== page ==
Health issues no barrier for two dahlia growers

Grahame Evans, with his winning entry, and dahlia expert Walter Jack at the South Island National Dahlia Show in Winton ...
Robyn Edie/Fairfax NZ

Grahame Evans, with his winning entry, and dahlia expert Walter Jack at the South Island National Dahlia Show in Winton this month.

Disabilities don't stop Grahame Evans and Vic Patterson from growing award-winning dahlias.

The dahlia show circuit is underway and both men are spending extra time in the garden, keeping a close watch on their best blooms.

Evans, of Invercargill, is autistic and Patterson, of Myross Bush, suffers from post-polio syndrome.

Vic Patterson among his dahlias.
Jamie Searle/Fairfax NZ

Vic Patterson among his dahlias.

Patterson is placing umbrellas over his show dahlias to protect them from the sun and rain. 

Evans uses a tunnel house but also grows the colourful flowers in sheltered areas in his backyard.

Both men were exhibitors at the Southland Dahlia Circle's show at the South City Mall in Invercargill on Friday and Saturday.

Grahame Evans with the tray he received for winning the five blooms in a vase class at the South Island National Dahlia ...
Jamie Searle/Fairfax NZ

Grahame Evans with the tray he received for winning the five blooms in a vase class at the South Island National Dahlia Show in Winton on February 18-19.

Patterson was 13 or 14 when he came down with a fever, had headaches and was sick. That was the first indication he had polio and led to him spending four months in hospital.

According to MedicineNet.com, post-polio is "mainly characterised by new weakening in muscles that were previously affected by the polio infection and in muscles that seemingly were unaffected". 

Patterson says it affects his legs, shoulder and back.

"I can bend down but not for a long time."

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When it's time to plant dahlias, Patterson gets the job done by moving along the ground on his hands and knees.

"If you want to do something, you find a way to do it ... you get on with it."

Patterson and wife Pat have always had dahlias in their garden, but only began showing them six years ago. They are long-time friends of national dahlia judges Walter and Kit Jack, of Invercargill.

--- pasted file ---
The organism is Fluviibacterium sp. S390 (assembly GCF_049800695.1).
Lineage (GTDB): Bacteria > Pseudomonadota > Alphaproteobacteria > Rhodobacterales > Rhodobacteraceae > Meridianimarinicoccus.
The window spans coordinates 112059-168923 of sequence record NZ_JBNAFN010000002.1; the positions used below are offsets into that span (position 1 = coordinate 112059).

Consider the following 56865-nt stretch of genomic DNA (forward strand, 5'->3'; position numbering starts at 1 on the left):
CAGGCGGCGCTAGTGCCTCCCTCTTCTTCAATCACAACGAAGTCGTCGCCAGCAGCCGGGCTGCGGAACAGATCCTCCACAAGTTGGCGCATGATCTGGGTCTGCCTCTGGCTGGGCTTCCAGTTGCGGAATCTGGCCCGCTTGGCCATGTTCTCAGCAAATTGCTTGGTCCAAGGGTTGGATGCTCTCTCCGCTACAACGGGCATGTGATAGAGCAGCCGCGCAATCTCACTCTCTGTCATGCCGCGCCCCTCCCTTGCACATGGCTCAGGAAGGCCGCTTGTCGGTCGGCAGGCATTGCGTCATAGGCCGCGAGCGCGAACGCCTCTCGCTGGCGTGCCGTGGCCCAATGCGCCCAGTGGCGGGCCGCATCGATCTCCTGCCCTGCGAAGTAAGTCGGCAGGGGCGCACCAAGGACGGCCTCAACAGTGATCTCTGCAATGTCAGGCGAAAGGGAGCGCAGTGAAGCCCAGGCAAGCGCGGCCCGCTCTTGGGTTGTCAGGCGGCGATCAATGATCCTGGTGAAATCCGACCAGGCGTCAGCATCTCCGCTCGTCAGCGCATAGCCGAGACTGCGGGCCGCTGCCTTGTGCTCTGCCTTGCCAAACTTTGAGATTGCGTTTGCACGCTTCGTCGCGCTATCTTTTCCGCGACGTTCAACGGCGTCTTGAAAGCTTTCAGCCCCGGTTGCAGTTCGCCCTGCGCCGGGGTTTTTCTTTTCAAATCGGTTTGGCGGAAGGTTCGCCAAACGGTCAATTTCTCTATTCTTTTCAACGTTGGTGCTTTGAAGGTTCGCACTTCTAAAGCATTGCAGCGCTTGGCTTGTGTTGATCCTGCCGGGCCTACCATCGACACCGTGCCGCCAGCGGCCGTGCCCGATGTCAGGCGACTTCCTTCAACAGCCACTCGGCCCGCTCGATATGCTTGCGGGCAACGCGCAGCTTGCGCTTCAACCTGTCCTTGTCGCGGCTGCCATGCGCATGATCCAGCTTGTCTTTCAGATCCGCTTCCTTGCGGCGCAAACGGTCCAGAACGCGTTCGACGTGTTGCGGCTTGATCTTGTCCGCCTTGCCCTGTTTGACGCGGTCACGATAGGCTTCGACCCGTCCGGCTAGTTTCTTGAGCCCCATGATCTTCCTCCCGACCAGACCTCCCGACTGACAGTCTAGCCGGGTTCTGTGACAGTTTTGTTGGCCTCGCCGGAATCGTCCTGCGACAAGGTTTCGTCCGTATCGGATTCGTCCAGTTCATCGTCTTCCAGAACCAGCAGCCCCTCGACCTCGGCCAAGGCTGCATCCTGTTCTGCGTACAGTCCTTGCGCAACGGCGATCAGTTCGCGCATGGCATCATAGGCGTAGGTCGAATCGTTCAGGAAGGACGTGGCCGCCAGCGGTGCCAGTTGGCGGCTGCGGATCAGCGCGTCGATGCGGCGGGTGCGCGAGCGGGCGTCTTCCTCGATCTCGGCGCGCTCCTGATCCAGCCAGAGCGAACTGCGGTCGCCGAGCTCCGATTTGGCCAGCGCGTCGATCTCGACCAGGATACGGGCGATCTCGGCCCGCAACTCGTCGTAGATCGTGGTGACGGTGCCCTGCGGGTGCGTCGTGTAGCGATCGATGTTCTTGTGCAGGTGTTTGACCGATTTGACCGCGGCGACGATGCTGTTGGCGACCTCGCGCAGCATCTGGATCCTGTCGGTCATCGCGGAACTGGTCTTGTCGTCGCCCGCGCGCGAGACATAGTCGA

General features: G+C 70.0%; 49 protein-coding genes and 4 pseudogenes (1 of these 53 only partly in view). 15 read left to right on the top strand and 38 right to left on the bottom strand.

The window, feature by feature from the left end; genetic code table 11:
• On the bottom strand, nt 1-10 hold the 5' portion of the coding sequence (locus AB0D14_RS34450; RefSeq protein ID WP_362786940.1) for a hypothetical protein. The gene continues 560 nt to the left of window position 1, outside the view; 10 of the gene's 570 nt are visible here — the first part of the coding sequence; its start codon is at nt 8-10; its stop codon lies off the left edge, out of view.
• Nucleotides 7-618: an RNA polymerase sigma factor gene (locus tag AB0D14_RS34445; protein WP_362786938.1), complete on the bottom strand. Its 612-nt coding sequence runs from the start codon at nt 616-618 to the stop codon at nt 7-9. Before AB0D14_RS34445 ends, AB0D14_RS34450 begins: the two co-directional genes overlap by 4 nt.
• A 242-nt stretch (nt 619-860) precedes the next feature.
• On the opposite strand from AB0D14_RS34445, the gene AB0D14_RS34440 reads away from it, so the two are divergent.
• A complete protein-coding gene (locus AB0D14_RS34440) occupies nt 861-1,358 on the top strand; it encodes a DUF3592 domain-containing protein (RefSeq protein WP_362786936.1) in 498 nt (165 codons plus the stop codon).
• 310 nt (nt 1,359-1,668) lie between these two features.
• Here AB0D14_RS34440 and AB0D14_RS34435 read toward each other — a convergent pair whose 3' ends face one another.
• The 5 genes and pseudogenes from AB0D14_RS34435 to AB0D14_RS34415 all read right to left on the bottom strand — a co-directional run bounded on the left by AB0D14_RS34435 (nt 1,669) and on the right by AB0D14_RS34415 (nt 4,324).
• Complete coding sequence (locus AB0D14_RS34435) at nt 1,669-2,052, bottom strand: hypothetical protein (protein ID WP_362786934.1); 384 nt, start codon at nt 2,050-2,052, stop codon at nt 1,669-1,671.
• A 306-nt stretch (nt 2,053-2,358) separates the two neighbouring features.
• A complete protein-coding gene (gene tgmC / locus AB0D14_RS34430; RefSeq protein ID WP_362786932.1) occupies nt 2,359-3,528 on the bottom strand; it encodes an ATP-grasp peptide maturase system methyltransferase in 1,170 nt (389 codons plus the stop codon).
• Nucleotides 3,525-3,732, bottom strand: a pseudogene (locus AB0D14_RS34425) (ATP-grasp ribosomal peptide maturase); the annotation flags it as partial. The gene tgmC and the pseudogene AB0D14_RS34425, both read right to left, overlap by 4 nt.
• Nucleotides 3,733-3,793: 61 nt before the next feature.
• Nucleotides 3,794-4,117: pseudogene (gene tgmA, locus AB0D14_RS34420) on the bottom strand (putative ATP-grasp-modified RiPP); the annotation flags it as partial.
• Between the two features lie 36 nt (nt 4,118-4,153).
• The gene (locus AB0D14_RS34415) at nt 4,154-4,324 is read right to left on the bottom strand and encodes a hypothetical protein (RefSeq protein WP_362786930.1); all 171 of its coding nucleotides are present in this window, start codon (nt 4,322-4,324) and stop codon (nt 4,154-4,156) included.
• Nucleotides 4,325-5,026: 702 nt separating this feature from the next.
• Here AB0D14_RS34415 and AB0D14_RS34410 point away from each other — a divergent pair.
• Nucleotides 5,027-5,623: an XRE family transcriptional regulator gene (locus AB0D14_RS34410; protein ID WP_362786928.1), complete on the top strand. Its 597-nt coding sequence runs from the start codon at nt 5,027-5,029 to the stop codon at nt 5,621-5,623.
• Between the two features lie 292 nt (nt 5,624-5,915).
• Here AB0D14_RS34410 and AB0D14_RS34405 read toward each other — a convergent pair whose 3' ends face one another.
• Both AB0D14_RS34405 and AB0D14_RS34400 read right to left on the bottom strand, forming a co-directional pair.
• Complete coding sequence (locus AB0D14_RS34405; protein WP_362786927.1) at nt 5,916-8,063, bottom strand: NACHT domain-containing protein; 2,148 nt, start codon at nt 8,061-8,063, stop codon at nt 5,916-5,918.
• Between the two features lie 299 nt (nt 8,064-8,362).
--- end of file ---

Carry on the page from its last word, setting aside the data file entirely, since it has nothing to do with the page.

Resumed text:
The two couples met through the Pattersons buying dahlias at the Jack's nursery at Northope more than 20 years ago. 

The Jacks owned the nursery, Belle Fleur Gardens, from 1973 to 2003 and a big part of the business was exporting dahlia tubers. 

They had one of the biggest collection of dahlias in the world during the 1980s and 90s.

"We had over 1200 varieties, now we're down to 350," Walter says.  

The Pattersons are retired after farming at Fortrose and Menzies Ferry. Earlier, Vic was a wool classer in Invercargill. 

He and Grahame Evans had success at the South Island National Dahlia Show on February 18 and 19.

Evans' miniature cactus won the five blooms in a vase class and Patterson's light accord was champion bloom in the intermediate section.

Success was sweet for Evans.

"I didn't realise I had won until my name was called out ... I was quite surprised."

Evans, in his second year of showing dahlias, won a novice class at the South Island show in Timaru in 2016.

"I like all the different colours [of dahlias].

"I look after them, water them at night and keep things tidy."  

His 5-metre long tunnel house was bought with a grant arranged by Idea Services - a branch of IHC. 

It was meant to be 2.5 metres long but supplier, Morrifield Developments Ltd, of Invercargill, gave Evans a second option, a 5-metre tunnel house, at no extra cost.

News of Evans' success at the Winton show delighted Morrifield Developments' owner, Gordon Morris.

"I'm really pleased. That's marvellous he's showing his produce."

Advice from Walter Jack and others in the Southland Dahlia Circle have helped Evans improve his gardening skills.

Jack began helping Evans 12 months ago and, every 10 days, he visits the novice gardener to see the progress of his dahlias. 

"I get great pleasure from helping him. His confidence with gardening is building ... there's a big improvement," Jack says.

They originally met through inter-club indoor bowls competitions 15 years ago.

Jack has been advisory officer for the dahlia circle since its inception about 35 years ago. He held the same position with the National Dahlia Society for 15 years.

He was among speakers at a one-hour seminar that ran in conjunction with the South Island show at Winton. Demonstrations were done on vasing up and information discussed on other topics including disbudding and planting.

About 20 judges from throughout the South Island graded 1500 blooms in 600 vases at the show. One exhibitor travelled from Blenheim to Winton in a day, leaving at 6.30am and arriving at 8.30pm.

Judy Laurie, of Otatara, was awarded the top gong for her lavender small cactus in the three blooms in a vase class.

She has been a grower for more than 20 years.

Dahlia shows will be held at Diack's Nurseries' Lorneville branch on March 3-4 and at Owaka on March 11. The Owaka show is an Otago-Southland competition. 

Two weeks later the chrysanthemum show circuit starts.

 - Stuff

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